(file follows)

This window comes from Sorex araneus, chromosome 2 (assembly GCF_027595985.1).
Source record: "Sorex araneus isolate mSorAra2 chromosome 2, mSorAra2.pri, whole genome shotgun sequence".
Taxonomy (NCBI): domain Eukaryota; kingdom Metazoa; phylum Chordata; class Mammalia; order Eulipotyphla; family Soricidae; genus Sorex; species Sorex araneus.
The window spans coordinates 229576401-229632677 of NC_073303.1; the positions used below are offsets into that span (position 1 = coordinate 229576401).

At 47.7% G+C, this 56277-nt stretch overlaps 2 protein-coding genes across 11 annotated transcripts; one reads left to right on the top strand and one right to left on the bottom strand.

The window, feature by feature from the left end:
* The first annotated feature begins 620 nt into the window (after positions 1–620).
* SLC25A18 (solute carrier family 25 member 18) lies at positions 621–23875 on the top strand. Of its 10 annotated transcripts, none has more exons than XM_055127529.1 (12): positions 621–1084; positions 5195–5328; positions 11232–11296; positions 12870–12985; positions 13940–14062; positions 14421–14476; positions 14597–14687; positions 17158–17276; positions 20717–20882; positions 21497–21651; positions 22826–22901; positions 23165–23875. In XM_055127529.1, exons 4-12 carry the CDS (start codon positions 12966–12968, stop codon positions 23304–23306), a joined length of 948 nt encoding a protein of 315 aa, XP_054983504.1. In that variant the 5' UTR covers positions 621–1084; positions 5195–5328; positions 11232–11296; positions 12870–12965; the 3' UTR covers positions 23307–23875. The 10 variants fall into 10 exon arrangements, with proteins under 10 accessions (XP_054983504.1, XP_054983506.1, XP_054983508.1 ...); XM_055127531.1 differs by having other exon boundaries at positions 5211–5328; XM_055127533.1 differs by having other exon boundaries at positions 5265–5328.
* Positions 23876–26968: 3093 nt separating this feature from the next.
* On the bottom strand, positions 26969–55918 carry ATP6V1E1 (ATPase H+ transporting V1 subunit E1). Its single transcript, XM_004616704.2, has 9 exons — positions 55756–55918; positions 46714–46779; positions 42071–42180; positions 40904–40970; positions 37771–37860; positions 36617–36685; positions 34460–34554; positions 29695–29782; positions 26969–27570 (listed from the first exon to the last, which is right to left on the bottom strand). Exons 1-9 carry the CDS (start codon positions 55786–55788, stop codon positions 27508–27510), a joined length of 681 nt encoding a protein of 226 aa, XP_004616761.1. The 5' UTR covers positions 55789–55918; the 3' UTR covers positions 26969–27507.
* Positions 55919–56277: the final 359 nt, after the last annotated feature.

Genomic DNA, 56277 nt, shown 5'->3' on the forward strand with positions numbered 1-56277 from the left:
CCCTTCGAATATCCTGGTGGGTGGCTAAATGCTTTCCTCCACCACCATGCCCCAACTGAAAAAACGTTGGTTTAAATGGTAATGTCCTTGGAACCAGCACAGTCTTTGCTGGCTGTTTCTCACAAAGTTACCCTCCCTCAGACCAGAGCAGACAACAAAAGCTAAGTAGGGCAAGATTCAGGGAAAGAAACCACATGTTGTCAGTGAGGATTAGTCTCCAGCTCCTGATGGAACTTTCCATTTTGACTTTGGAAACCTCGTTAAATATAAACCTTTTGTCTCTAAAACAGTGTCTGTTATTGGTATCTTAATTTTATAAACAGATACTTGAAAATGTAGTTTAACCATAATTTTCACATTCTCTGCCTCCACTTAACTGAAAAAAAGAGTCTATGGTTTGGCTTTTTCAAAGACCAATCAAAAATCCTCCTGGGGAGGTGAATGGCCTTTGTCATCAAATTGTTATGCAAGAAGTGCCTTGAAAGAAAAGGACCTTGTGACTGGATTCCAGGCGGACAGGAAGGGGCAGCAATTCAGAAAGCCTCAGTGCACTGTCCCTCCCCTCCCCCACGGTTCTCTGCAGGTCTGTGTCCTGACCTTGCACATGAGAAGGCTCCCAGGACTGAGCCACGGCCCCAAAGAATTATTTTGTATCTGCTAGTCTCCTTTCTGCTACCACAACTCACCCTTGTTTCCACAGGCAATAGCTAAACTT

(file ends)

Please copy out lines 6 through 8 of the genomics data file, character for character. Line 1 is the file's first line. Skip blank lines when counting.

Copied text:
The window, feature by feature from the left end:
* The first annotated feature begins 620 nt into the window (after positions 1–620).
* SLC25A18 (solute carrier family 25 member 18) lies at positions 621–23875 on the top strand. Of its 10 annotated transcripts, none has more exons than XM_055127529.1 (12): positions 621–1084; positions 5195–5328; positions 11232–11296; positions 12870–12985; positions 13940–14062; positions 14421–14476; positions 14597–14687; positions 17158–17276; positions 20717–20882; positions 21497–21651; positions 22826–22901; positions 23165–23875. In XM_055127529.1, exons 4-12 carry the CDS (start codon positions 12966–12968, stop codon positions 23304–23306), a joined length of 948 nt encoding a protein of 315 aa, XP_054983504.1. In that variant the 5' UTR covers positions 621–1084; positions 5195–5328; positions 11232–11296; positions 12870–12965; the 3' UTR covers positions 23307–23875. The 10 variants fall into 10 exon arrangements, with proteins under 10 accessions (XP_054983504.1, XP_054983506.1, XP_054983508.1 ...); XM_055127531.1 differs by having other exon boundaries at positions 5211–5328; XM_055127533.1 differs by having other exon boundaries at positions 5265–5328.